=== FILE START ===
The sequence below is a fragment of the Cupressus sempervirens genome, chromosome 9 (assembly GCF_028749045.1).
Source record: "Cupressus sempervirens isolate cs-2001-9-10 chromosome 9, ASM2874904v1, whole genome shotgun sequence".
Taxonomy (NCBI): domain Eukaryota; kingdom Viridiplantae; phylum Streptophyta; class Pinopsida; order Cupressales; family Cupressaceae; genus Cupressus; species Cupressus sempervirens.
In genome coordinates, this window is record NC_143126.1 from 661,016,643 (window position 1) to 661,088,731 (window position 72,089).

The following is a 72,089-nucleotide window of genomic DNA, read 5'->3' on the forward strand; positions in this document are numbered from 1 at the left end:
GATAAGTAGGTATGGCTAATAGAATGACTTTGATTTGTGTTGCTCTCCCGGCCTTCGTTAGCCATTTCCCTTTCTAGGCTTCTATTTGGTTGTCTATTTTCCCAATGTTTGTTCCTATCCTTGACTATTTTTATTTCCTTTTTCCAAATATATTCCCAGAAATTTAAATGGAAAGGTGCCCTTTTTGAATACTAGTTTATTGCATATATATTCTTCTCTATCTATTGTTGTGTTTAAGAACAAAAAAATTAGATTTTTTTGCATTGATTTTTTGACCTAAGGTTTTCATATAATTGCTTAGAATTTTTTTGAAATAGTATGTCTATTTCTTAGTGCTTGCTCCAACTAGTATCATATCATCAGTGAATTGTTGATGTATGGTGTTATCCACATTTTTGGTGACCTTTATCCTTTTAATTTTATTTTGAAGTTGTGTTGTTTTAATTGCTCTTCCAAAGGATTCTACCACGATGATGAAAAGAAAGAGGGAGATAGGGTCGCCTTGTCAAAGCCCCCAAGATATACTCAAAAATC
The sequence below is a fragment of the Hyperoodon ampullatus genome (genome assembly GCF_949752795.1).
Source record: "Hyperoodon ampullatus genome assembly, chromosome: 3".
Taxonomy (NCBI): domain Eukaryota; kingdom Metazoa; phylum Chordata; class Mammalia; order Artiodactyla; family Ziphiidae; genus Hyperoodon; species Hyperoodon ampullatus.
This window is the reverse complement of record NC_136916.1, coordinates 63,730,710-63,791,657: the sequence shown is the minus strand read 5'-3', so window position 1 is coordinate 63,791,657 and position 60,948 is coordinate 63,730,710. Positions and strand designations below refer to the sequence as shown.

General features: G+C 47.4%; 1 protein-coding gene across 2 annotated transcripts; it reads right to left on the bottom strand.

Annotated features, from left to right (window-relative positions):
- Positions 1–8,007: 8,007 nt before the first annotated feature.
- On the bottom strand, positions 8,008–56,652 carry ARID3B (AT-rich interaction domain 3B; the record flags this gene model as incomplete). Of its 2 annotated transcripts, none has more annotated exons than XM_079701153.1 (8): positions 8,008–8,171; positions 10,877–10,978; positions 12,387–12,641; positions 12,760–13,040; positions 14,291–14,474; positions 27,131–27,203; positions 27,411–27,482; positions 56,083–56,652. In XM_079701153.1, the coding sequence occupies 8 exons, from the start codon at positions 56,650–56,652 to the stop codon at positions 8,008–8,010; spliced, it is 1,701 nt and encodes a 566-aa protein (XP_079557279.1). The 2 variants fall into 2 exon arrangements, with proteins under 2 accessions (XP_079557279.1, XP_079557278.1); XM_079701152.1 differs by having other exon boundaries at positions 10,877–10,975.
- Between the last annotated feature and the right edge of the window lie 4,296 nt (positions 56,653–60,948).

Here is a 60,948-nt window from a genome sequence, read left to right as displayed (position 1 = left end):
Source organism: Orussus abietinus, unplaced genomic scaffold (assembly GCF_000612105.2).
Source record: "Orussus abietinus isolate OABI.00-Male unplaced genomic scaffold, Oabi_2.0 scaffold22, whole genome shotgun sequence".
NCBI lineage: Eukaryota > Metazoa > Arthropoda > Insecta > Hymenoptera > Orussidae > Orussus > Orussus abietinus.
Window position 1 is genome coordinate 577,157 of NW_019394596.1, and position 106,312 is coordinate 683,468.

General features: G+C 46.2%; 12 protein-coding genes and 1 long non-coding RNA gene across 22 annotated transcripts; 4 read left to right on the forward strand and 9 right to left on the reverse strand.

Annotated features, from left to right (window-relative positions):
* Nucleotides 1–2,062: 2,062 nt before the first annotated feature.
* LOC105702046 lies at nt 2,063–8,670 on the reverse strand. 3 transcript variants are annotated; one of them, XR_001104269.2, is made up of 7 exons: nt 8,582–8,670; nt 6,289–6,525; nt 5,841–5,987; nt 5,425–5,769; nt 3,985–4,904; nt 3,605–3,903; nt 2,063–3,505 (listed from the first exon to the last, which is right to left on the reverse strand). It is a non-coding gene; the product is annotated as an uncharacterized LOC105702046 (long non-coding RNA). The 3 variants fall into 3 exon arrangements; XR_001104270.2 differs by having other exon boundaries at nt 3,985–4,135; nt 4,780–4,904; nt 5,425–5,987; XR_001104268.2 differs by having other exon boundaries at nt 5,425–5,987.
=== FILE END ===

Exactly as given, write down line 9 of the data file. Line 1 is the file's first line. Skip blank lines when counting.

Taxonomy (NCBI): domain Eukaryota; kingdom Metazoa; phylum Chordata; class Mammalia; order Artiodactyla; family Ziphiidae; genus Hyperoodon; species Hyperoodon ampullatus.